Needle Core Biopsy 1: Atypical ductal hyperplasia (ADH)
Needle Core Biopsy 2: Atypical lobular hyperplasia (ALH)
I having two surgical biopsies (lumpectomies) scheduled. I will go in about 8.15 and come out between 1 and 2 pm. Mike will do a “work from home” day so that he can drive me to and fro.
My surgeon is the same woman who performed my colon resection; she specializes in minimally invasive surgery, including breast cancer. I learned this when I saw her in February, because there was a patient in the waiting room discussing her results with a friend. Yes, I could “go downtown” but I think at this stage the fact that I am comfortable with the surgeon is incredibly important. Plus, she shifted her schedule to get me in next week; I start teaching spring quarter the following week.
“Hyperplasia” is an abnormal but non-cancerous growth of cells within the ductal-lobular (milk ducts) system of the breast.
Neither ADH or ALH are breast cancer but each is a marker for an increased risk for developing breast cancer, probably ductal carcinoma in situ (DCIS) which is non-invasive breast cancer (Stage 0).
When ADH is found on needle biopsy, a surgical excision (lumpectomy) is usually performed to remove the cells and to see if there is a more gross abnormality present in the breast. For women having lumpectomy and radiation, the risk of local recurrence ranges from 5-15 percent.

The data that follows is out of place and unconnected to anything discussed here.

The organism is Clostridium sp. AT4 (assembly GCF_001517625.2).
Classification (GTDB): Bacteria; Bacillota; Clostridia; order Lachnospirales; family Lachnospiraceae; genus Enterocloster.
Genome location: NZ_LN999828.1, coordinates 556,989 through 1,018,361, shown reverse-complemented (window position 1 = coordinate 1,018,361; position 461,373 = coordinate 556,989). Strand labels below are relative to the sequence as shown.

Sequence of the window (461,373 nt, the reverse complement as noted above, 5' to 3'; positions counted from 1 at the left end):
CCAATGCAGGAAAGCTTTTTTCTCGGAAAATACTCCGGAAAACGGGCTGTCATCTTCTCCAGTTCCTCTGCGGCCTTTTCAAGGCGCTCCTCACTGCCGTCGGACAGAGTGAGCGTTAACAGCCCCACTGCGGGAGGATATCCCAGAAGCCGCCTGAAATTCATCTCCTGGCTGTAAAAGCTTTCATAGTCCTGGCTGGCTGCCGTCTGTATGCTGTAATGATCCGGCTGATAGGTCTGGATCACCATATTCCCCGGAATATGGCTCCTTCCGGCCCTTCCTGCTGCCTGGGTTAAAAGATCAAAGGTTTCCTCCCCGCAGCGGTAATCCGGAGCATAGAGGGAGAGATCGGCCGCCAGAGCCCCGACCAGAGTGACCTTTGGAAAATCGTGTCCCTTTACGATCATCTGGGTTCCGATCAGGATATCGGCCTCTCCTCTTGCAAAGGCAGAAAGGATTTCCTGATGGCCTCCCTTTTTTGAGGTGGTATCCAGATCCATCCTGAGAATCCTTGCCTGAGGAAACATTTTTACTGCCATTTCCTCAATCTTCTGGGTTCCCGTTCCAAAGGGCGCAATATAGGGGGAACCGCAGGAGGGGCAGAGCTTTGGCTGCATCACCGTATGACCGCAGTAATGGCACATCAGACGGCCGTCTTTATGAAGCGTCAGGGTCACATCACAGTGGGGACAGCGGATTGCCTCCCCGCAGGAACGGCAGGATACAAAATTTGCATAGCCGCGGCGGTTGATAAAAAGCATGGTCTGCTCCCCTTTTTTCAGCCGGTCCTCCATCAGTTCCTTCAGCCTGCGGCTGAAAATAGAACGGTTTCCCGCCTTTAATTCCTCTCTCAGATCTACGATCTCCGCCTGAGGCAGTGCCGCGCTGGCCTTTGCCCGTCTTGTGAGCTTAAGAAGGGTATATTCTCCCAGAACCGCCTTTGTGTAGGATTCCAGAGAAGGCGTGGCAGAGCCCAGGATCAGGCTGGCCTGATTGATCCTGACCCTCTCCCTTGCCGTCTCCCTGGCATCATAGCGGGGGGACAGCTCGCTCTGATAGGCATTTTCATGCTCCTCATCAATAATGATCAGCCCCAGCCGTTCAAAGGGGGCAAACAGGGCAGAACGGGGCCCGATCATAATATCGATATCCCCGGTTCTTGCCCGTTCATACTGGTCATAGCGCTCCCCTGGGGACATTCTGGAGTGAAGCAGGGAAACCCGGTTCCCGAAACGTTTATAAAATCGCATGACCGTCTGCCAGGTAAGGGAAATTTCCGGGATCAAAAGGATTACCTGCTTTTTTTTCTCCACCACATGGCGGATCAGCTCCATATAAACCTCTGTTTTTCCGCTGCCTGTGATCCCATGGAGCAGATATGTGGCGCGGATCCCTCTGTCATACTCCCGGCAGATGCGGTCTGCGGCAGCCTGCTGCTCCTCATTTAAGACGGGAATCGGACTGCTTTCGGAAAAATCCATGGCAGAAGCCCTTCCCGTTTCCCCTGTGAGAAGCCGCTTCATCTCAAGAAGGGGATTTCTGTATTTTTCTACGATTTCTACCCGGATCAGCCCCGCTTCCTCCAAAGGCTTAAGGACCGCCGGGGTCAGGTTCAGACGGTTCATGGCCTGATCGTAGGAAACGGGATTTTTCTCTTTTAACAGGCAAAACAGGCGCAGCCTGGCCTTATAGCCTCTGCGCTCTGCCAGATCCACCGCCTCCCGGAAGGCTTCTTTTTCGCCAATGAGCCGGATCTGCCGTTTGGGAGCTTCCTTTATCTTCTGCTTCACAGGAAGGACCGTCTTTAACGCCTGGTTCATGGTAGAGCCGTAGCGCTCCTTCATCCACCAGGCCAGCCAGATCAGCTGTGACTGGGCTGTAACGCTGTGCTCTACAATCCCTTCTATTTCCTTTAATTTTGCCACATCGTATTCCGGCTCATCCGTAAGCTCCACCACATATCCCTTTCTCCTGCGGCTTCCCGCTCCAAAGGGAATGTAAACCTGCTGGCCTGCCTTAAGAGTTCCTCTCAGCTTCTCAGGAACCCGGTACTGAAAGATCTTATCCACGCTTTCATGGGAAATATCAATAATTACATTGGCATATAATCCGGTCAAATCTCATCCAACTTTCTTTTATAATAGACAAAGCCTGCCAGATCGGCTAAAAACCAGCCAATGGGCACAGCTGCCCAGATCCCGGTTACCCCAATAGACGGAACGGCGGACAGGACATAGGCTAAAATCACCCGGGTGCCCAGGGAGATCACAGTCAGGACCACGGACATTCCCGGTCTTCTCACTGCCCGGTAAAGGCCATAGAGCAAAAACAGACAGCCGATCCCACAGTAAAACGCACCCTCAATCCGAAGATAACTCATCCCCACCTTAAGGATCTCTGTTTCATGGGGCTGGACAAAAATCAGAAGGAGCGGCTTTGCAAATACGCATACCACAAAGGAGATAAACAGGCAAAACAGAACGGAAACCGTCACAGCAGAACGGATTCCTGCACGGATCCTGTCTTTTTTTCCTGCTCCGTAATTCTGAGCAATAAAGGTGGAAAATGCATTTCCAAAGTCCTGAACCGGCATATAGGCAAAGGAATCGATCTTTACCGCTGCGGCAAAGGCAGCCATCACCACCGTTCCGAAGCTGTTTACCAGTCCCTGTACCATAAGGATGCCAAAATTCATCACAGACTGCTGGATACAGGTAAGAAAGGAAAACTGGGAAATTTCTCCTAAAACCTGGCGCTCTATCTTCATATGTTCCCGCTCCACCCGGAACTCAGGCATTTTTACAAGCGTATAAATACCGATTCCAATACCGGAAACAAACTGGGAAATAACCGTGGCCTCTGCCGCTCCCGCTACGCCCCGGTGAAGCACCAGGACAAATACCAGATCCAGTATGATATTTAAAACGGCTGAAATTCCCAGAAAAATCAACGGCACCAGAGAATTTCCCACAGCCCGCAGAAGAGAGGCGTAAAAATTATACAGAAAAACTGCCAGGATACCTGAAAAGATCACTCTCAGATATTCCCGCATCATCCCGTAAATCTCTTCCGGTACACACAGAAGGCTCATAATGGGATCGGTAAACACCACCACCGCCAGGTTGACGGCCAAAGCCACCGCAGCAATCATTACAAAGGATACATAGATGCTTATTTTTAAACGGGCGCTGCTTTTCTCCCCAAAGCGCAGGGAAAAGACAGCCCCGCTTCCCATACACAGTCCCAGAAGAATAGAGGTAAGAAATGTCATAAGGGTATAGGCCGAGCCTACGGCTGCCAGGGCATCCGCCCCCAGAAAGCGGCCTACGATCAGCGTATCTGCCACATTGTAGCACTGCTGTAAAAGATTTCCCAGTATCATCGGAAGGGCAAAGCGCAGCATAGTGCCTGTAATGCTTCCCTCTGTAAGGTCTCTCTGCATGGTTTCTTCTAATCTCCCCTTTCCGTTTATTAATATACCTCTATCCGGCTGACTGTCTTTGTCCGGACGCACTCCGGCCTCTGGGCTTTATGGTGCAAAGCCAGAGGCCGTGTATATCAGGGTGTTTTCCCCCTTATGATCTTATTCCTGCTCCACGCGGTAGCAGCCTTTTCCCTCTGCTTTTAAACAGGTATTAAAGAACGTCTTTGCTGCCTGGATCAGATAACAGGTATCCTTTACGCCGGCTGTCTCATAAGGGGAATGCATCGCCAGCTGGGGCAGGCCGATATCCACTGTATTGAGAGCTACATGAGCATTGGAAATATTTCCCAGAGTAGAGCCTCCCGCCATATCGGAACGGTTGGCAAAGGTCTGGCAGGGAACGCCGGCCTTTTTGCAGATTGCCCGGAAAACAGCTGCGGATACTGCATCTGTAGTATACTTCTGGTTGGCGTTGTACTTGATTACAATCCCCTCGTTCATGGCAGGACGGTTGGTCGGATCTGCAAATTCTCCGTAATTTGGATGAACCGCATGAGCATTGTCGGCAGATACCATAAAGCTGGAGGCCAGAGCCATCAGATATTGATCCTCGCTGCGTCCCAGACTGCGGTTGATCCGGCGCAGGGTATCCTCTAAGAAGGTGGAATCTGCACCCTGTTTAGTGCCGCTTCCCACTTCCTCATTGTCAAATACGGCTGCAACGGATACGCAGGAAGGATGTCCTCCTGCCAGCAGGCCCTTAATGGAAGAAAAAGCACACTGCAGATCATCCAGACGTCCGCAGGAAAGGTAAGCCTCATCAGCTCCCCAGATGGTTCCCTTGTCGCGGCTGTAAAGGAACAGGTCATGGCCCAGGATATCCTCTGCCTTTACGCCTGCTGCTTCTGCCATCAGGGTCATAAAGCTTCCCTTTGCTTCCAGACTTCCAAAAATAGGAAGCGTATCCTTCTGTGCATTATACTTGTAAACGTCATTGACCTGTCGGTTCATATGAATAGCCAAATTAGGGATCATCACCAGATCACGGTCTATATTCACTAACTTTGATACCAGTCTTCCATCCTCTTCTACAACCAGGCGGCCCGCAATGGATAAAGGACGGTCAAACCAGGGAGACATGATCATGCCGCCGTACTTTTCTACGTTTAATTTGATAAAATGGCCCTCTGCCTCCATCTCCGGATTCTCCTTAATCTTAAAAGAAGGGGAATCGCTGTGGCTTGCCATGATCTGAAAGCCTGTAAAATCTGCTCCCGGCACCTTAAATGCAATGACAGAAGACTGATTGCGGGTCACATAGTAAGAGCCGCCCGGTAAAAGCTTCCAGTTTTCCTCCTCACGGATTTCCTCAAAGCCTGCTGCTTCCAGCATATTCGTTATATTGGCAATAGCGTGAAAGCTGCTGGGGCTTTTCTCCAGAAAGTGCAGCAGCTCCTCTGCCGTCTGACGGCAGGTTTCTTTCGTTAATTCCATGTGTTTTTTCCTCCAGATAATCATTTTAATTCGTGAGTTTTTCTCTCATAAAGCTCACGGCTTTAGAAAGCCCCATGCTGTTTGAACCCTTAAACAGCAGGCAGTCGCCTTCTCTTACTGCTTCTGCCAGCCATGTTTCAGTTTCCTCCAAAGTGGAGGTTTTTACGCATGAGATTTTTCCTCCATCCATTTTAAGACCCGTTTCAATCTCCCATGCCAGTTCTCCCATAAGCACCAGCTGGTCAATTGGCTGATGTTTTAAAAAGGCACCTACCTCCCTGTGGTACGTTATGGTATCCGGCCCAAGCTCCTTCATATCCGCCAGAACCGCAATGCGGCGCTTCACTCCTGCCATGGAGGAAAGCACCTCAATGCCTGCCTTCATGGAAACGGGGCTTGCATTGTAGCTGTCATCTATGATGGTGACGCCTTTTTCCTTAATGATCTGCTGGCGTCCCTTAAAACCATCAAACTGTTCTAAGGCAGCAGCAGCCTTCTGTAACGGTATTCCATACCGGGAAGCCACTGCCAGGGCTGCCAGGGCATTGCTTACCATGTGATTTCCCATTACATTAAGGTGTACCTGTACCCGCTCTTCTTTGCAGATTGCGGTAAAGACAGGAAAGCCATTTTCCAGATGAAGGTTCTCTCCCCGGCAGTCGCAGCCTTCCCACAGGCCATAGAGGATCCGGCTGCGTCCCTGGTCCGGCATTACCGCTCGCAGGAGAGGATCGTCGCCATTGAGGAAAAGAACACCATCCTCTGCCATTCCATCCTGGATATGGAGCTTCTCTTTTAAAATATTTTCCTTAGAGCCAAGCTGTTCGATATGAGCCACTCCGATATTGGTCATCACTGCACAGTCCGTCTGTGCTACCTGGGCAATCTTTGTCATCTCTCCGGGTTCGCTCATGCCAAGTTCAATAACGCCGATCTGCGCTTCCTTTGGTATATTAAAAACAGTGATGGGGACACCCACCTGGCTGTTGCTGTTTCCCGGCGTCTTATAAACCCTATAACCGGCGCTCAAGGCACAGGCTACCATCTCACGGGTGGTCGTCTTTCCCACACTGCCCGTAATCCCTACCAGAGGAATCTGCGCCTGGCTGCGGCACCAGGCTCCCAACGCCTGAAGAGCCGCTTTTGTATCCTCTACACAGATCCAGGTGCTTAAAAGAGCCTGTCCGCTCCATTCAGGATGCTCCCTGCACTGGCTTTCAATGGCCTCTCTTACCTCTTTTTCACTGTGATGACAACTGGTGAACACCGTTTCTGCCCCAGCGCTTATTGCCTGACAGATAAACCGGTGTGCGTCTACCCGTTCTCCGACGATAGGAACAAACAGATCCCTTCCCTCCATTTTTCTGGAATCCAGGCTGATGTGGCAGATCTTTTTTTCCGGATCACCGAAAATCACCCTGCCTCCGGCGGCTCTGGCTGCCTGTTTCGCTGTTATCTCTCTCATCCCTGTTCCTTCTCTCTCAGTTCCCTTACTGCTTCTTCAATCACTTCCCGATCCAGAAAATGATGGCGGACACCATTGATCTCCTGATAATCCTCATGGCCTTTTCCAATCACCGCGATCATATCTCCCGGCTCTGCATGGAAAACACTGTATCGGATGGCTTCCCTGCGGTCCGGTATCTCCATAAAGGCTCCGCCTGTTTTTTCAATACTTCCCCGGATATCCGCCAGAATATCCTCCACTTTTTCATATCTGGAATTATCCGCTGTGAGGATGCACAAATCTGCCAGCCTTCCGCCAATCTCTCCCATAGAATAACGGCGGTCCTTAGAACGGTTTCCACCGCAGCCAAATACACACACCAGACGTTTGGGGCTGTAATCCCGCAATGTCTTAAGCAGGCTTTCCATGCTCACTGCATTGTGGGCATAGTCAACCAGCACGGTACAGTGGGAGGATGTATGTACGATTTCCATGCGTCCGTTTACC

The lumpectomy is a wire localization procedure.
The radiologist inserts a wire (in my case, two wires) with the assistance of imaging. I am assuming that the markers left behind on Thursday will make this process easier. This will take about two hours (one hour for each breast). Then I’ll have minimally invasive surgery
to remove the tissue; I will be under sedation or anesthesia — probably the later because we are doing two.
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2 Replies to “The 2011 story, part 3”
Thank you for this post on what hyperplasia is and the corresponding procedure of lumpectomy and how it is actually performed. Much appreciated.